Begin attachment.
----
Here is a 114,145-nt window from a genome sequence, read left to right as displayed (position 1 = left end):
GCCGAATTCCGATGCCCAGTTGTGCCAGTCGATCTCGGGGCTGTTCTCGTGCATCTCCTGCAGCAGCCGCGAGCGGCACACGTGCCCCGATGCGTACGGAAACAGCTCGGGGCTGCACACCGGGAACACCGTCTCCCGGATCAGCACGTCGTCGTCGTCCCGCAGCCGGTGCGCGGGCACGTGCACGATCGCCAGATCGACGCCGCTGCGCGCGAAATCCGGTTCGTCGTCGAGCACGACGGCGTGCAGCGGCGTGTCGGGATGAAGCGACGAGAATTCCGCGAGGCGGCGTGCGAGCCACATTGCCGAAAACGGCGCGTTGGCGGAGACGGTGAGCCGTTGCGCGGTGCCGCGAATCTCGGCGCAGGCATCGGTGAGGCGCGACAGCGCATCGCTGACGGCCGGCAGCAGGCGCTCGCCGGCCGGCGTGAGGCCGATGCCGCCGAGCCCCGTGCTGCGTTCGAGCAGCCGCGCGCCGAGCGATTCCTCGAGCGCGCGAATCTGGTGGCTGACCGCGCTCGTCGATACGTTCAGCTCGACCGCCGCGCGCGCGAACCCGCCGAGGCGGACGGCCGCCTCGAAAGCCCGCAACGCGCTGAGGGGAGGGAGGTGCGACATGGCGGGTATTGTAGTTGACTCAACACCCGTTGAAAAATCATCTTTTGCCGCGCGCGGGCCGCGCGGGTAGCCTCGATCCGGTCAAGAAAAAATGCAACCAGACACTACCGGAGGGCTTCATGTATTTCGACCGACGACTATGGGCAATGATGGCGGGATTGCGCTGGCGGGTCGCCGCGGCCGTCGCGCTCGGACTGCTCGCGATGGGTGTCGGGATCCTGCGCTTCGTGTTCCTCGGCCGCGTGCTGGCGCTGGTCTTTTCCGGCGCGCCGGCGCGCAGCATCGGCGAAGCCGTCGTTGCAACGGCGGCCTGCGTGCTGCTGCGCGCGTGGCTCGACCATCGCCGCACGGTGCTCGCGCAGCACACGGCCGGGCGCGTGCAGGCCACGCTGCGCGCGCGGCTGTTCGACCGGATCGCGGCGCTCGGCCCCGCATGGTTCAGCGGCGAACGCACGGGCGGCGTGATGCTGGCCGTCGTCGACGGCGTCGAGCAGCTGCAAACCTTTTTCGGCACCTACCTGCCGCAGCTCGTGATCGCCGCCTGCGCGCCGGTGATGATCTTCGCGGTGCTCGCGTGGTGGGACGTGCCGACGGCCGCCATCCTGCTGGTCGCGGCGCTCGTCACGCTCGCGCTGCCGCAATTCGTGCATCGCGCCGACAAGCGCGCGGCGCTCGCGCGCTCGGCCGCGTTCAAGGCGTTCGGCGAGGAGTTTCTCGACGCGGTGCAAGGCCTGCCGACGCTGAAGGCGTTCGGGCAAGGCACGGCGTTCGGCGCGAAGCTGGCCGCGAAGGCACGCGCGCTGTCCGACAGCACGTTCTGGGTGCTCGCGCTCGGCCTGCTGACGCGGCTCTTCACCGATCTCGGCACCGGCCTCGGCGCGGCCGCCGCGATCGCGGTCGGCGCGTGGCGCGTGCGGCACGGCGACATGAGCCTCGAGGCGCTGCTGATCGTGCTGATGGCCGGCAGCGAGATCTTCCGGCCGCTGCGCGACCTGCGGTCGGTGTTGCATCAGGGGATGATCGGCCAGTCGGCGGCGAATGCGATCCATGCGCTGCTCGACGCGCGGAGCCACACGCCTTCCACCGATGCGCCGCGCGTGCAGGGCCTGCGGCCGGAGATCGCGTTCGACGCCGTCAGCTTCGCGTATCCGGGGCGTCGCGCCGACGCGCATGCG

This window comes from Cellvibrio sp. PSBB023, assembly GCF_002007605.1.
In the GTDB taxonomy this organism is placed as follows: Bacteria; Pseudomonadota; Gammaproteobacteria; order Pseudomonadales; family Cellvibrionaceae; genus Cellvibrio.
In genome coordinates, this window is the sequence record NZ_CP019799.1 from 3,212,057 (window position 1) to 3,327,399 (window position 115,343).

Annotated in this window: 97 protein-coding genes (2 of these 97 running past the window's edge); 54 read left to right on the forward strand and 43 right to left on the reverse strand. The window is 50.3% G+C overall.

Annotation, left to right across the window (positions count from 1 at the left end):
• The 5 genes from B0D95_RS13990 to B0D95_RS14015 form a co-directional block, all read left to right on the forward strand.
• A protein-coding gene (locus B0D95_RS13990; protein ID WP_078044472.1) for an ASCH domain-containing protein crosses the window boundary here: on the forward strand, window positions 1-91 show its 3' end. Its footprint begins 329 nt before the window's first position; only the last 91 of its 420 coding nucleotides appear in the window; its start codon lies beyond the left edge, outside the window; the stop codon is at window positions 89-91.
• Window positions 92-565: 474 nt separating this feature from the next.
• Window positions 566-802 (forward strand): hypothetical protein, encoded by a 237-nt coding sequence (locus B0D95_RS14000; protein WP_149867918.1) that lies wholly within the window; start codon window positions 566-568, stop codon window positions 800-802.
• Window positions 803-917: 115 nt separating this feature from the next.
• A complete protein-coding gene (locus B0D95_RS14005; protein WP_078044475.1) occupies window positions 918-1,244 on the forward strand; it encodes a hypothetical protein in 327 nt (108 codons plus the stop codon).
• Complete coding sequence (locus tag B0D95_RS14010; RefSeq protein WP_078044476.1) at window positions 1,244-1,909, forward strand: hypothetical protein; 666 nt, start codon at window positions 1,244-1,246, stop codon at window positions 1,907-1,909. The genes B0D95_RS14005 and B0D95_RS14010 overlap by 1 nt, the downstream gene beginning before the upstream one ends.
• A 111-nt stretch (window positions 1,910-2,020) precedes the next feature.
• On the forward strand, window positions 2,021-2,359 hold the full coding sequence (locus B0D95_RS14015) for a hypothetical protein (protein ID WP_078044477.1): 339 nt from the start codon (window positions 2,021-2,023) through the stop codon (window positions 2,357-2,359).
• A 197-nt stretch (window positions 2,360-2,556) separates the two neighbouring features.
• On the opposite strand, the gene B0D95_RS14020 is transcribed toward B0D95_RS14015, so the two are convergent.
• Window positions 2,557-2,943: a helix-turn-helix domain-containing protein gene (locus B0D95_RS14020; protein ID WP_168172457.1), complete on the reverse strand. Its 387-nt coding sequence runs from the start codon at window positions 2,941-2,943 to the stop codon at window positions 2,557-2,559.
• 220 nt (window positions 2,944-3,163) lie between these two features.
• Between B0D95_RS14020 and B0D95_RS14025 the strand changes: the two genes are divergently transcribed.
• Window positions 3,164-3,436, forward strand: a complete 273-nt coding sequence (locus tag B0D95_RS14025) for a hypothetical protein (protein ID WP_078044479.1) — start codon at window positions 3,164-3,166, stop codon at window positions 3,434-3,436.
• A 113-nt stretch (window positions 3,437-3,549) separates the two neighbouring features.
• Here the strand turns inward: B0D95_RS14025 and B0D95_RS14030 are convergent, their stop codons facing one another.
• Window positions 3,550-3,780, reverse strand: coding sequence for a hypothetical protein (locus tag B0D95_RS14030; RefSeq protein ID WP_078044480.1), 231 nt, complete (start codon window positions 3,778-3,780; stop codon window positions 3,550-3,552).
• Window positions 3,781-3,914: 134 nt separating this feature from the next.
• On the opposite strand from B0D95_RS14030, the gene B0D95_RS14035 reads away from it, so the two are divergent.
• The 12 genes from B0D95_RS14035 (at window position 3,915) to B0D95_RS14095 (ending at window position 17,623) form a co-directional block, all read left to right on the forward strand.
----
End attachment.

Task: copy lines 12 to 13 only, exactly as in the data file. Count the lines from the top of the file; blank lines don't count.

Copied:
• Window positions 803-917: 115 nt separating this feature from the next.
• A complete protein-coding gene (locus B0D95_RS14005; protein WP_078044475.1) occupies window positions 918-1,244 on the forward strand; it encodes a hypothetical protein in 327 nt (108 codons plus the stop codon).